Roswell Season One
12. Into the Woods
Written by Thania St John
Directed By Nick Marck
February 2, 2000
Once a year, Roswell High arranges a camping trip for pupils to bond with their fathers. There gets a point when the kids feel like they’ve outgrown that kind of thing, but when, only days before, there’s a UFO sighting in Frasier Woods, everyone is soon signed up.
Revelations about the alien visitation, however, take a backseat to family matters. The outing provides a much-needed opportunity to learn more about the town’s sheriff. Kyle feels neglected in the same way as Valenti did when his Dad spent all his time chasing aliens. This results in some interesting discoveries about Valenti’s father, and starts to soften the edges of Roswell’s token villain. An excellent decision; before, we felt sure he couldn’t be trusted, now we’re left in more uncertain territory.
Meanwhile, Mr. Parker is feeling shut out by his daughter. On one level, Liz’s secrets reflect the estrangement typical between parents and children as they grow up; and on another gives Liz an insight into Max’s situation as dealt with in the previous week’s episode. Confronting Max, Liz tells him that he “made her a part of all of this.” Mercifully, this marks the beginning of the lovers’ reconciliation-since the plot line with Maria encouraging Liz to ‘get over him’ is quite embarrassing. And the time would have been better spent setting up a greater sense of menace lurking in the woods.
~Clement K. Strobe
13. The Convention
Written by Emily Whitesell
Directed By Tucker Gates
February 9, 2000
Last week’s sighting has attracted all sorts of people to Roswell’s 10th alien convention. Most notably, Star Trek’s Jonathon Frakes-sending himself up marvelously for comic relief-and Everett Hubble, professional alien hunter.
On first appraisal, this seems quite clumsy-Hubble just stepping into the role that Valenti seems to be vacating; that of getting too close to the truth and posing a threat to Max. This, however, is dealt with rather well. Valenti, while keen to discover what happened to his father, has no intention of ending up like Hubble, who has been tracking the fourth alien for 40 years.
Hubble is on a quest for revenge and in a similar way, the others are slave to their emotions too: Valenti experiences guilt; Michael, despite himself, has to make a good impression on Maria’s Mom; and there’s no way Frakes’s vanity will let him settle for a smaller hotel room than Stewart or Shatner. A refreshing change from the weekly bout of barely suppressed passion.
The episode’s climax is played out very successfully. Max is at last put in direct moral peril. Visibly shaken, he shames Valenti into re-evaluating his position, adding momentum to the sheriff’s new role in the on-going narrative. A narrative given yet more intrigue by hard evidence that the alien they’re all trailing may not be benevolent.
~Clement K Strobe~
14. Blind Date
Written By Thania St. John
Directed By Keith Samples
February 16, 2000
Maria is the worst best friend you could ask for. For three reason. One: she thinks she’s Alanis Morissette. Two: tonight Alanis is going to be Phil Collins. And three: she’ll enter you in a blind date competition with the local radio station. That’s right: Liz is up for grabs. And the search is soon on to find her a “dark-haired mystery man from an exotic place.”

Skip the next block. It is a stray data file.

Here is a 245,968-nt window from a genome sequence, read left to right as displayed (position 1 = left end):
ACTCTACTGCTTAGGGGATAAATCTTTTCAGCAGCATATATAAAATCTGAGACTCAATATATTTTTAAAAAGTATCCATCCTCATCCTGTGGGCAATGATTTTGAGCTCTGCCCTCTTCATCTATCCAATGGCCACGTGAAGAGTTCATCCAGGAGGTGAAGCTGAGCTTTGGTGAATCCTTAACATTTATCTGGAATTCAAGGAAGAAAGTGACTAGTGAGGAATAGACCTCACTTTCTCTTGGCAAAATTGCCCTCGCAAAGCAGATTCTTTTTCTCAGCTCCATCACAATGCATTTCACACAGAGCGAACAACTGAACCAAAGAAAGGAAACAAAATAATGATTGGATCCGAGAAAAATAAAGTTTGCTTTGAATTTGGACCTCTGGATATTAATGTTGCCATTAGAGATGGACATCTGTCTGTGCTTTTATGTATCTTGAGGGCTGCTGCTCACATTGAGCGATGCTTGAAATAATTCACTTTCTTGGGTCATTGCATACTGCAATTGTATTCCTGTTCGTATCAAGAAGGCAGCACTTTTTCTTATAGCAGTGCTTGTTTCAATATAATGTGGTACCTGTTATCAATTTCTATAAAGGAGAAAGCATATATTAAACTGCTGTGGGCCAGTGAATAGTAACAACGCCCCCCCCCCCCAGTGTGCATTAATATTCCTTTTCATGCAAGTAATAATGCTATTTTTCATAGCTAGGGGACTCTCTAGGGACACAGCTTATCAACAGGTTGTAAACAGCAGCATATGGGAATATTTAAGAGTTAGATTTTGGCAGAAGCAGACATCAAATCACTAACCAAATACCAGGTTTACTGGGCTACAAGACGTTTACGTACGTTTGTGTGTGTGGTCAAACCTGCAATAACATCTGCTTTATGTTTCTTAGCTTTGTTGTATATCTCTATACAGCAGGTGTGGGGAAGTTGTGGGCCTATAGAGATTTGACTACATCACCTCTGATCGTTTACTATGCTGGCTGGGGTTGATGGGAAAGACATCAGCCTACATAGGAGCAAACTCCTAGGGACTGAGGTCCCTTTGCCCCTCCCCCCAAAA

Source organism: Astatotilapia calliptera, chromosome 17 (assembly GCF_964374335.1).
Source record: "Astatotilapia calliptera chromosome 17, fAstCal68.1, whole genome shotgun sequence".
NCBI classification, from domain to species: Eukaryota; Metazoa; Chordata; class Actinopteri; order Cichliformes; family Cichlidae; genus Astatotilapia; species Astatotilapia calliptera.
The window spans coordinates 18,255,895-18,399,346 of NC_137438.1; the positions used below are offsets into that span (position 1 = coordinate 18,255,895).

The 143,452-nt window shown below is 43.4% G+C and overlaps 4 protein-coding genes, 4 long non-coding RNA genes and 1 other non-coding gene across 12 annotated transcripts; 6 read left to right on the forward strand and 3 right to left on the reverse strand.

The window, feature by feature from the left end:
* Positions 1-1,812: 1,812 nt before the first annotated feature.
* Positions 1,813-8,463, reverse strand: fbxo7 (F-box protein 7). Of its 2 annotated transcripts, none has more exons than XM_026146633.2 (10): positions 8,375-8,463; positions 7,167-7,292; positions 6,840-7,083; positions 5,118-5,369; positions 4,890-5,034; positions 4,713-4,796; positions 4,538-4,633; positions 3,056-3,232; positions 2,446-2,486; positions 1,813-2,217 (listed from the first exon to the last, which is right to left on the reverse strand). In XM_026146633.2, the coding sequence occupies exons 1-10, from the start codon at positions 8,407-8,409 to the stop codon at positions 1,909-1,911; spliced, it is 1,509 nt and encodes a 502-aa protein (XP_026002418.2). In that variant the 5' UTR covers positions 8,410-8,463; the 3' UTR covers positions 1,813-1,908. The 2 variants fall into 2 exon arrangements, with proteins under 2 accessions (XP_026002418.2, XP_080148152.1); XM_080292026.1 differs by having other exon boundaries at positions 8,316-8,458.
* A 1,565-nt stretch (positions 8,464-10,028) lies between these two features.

Kyle, feeling Max’s pain, decides to bury the hatchet, and together, they set about winning her back. They get drunk; it seems like a good plan. Now, when I get drunk I speak a lot of rubbish, say things I don’t mean and frequently lose control of my facilities. Alternatively, Max becomes eloquent, admits how his really feels and starts using his other-worldly powers to both comic and romantic effect. About time. The only problem being that the new Max is much better than the one we get every other week. Fans campaigning to save Roswell were, I think, sending him the wrong kind of sauce.
Someone should at least tell Alex. Busy writing songs with ‘love’ in the title, he’s getting nowhere fast with Isabel-seen this week humoring Michael and making some low-budget crop circles. The series is in danger of overdoing the will-they-won’t-they storylines. Perhaps it’s Alex that should have had the blind date. But Doug probably wouldn’t have been his type.
~Clement K Strobe~
15. Independence Day
Written By Toni Graphia
Directed By Paul Shapiro
February 23, 2000
Roswell hasn’t really tried to deal with ‘issues’ before. OK, so ‘being alien’ can be seen as a metaphor for being an adolescent, and Michael’s search for his real father is similar in many respects to that of adopted children in general. Nevertheless, the series’ attempt to tackle child abuse is ill conceived.
Firstly, it’s easy to forget Michael is 16-and grown men fighting seems less shocking. Secondly, it would appear by the evidence of this series that children from single parent families are more likely to have problems. Possibly true, but an over-simplification nonetheless. The saving grace of this plot-line is Maria who, according to this rationale, isn’t Little Miss Perfect like Liz. Of late she’s been rather objectionable, but we’re shown that when it comes to the crunch she can be responsible and affectionate.
Michael needs looking after; an idiot could see that he isn’t fit to look after himself. Not only does he think running away will solve all his problems, but he claims he’s doing so to find his real father. Hasn’t it been established that the fourth alien is lurking around in Roswell?
Revelations in The Convention are supported by hard evidence in this episode. The shape-shifting alien they’re looking for is a killer. But will he turn out to be truly malevolent, or was he just protecting Michael?
– Clement K Strobe
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